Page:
2/9/08

Staying Mindful at Sale Time


I love sales, I'm not ashamed to admit. And I rarely come home emptyhanded when I go to one (although I'm always prepared to). But sales have certain dangers, and this was beautifully illustrated in an article (aptly titled 'War'!) published recently in The Age newspaper by fashion writer Janice Breen Burns.


Breen alerted readers to a major trap that can beset the bargain hunter. On a shopping trip with her daughter, she bought her a pair of jeans that she assumed were $50 off the original price. After she'd checked her credit slip and gone back to the store to correct the 'mistake' she thought the sales assistant had made, she was told that the pile from which her daughter had selected the jeans weren't on sale -- although they were next to a series of piles of jeans that were all $50 off. Sneaky to say the least.

A similar thing happened when she made a bulk purchase of her favourite undies, lured by a red 'Sale' sign that seemed to indicate they were less than half-price. You guessed it -- not a cent off.

There are a couple of lessons here. Sometimes when we're at a busy mall or a shopping strip full of stores having sales, we go into a kind of fog of consumer delight. That's exactly what the stores want us to do -- the store window displays, layouts, smell, fittings and signage are all designed to encourage us to spend. The red sale signs are particularly powerful, and there's something very primeval about bargain hunting.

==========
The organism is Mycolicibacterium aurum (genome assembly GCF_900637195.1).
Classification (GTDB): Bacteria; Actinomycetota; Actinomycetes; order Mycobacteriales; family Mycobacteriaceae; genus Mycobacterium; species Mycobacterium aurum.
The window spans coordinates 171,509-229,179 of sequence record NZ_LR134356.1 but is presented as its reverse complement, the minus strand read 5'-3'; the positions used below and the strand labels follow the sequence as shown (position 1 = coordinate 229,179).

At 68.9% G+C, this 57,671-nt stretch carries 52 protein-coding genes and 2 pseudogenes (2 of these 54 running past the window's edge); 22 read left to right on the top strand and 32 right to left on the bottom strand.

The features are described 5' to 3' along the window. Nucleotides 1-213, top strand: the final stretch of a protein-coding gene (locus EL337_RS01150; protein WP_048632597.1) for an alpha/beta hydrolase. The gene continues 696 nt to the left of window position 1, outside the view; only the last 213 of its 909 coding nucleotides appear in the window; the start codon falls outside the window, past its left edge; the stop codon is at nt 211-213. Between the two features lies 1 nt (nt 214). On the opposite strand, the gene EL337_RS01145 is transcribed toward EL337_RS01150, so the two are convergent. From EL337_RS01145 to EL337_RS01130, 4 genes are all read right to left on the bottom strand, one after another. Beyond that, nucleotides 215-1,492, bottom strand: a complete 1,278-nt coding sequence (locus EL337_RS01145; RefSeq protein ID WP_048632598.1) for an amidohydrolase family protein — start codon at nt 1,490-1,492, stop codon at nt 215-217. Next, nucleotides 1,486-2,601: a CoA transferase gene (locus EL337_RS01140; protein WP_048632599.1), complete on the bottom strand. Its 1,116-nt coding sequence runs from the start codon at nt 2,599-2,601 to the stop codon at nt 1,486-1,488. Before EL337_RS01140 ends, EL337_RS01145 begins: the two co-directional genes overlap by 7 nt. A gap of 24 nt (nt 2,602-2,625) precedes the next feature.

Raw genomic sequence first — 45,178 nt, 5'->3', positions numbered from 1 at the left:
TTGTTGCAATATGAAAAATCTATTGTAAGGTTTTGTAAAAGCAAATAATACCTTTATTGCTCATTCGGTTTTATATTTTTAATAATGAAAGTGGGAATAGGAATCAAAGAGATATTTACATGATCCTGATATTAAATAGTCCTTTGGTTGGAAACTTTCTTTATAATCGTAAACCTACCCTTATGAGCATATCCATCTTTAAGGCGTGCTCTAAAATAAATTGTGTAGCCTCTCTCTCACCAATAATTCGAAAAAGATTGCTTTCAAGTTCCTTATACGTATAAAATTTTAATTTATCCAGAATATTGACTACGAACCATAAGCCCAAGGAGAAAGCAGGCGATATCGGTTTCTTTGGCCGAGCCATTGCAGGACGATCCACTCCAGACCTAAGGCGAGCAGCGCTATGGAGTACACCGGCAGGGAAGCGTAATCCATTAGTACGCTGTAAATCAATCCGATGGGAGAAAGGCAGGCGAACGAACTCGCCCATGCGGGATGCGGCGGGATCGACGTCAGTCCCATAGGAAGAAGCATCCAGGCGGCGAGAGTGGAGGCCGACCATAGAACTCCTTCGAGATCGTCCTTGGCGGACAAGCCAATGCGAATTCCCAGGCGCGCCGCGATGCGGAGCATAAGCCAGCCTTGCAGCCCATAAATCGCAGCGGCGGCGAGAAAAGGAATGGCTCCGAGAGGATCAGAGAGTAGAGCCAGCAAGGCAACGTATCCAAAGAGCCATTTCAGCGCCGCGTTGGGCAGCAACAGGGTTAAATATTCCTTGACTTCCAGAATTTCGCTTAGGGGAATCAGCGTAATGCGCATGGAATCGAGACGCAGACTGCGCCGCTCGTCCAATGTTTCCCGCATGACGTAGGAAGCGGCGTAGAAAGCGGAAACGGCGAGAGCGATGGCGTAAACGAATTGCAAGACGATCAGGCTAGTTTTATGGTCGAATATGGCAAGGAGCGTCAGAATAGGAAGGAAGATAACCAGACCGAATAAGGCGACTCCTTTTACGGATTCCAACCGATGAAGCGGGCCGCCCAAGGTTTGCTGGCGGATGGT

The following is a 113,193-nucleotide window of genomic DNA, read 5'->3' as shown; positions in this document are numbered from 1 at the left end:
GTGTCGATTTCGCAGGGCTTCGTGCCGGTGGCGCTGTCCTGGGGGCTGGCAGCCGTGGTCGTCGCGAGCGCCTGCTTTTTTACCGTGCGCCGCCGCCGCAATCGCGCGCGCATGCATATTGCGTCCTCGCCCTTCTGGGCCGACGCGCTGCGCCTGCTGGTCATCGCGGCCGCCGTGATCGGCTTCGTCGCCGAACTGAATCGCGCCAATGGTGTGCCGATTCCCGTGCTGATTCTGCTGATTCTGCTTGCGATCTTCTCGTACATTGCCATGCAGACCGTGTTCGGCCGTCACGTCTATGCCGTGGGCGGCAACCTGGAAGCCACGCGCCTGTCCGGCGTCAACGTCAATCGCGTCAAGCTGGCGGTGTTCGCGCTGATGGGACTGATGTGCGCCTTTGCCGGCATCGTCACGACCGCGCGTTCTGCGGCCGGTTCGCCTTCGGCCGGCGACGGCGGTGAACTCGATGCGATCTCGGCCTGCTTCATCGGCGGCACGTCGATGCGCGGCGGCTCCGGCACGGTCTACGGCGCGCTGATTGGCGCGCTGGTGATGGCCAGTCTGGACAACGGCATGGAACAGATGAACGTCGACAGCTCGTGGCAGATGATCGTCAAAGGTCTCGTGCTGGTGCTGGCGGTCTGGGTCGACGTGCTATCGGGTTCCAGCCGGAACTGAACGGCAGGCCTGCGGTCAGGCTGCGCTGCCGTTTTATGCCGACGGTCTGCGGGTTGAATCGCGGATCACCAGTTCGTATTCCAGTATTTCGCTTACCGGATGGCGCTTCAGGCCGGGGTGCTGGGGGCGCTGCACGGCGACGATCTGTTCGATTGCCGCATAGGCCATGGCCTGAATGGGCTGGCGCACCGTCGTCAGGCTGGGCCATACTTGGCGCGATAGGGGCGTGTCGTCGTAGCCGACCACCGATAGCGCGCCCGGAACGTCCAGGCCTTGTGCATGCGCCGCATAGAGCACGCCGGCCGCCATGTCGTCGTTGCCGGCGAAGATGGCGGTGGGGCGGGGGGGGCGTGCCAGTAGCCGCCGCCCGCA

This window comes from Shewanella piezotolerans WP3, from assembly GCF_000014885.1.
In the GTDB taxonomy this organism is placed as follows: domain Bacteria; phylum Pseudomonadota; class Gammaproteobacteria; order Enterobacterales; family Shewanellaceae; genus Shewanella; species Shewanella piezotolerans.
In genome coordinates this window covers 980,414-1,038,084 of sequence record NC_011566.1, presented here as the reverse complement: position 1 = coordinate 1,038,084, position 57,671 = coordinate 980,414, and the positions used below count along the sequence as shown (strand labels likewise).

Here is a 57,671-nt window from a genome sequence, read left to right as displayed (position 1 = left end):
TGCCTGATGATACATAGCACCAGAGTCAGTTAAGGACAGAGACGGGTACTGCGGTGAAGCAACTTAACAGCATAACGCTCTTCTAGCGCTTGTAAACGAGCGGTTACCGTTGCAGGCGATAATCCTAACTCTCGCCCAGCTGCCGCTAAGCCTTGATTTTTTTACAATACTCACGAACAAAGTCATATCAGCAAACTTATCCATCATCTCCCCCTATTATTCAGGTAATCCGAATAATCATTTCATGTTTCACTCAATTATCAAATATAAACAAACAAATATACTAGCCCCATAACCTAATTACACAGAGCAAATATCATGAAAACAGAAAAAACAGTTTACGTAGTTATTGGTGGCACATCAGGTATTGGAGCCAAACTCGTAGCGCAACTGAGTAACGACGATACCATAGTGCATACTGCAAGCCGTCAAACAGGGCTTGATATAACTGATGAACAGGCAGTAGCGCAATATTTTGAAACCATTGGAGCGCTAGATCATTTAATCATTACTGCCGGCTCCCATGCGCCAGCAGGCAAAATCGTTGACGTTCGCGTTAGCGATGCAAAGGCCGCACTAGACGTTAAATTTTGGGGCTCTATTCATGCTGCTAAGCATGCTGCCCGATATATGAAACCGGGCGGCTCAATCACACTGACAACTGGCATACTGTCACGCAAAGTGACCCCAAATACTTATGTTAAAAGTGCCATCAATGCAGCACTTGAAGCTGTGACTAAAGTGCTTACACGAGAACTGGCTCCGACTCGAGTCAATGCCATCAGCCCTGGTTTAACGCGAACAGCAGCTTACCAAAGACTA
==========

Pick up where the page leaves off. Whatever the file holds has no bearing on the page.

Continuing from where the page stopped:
But there are two things that can help you avoid disaster. The first is not letting the fog swallow you up -- staying aware of what's going on for you, even if it's just acknowledging that you're salivating at the thought of that shiny black sleeveless top that has a whole $20 slashed of it, and choosing to slow down a bit in your decision making. This is mindfulness.

The second is listening to that 'still small voice' -- your intuition. Mindfulness can help you go slowly enough to do that. Have you ever been about to race into a changing room or to a counter with your booty, yet you felt something wasn't quite right? You felt uncomfortable and you couldn't identify why. It may have been that the clothes item (or whatever else you were purchasing) just wasn't right for you. It may have been that the store's price signs were misleading and you were about to be duped. Or it may have been even more straightforward than that -- you simply couldn't afford to buy the item. Listen to that inner voice -- it may be irritating but believe me, it's your friend!
                                                                                                                                                             

2 comments :

The Shopping Sherpa said...

Have you read Paco Underhill's books on this subject?

The Inspired Shopper said...

Yes -- I read 'Why We Buy' and skimmed through 'The Call of the Mall'(not as good as 'Why We Buy'). Found him really helpful in identifying the ways retailers lure shoppers into stores and 'encourage' us to buy -- although his advice is aimed at retailers, he's also keen to make shopping a better experience for people. I might write more about this in a future post!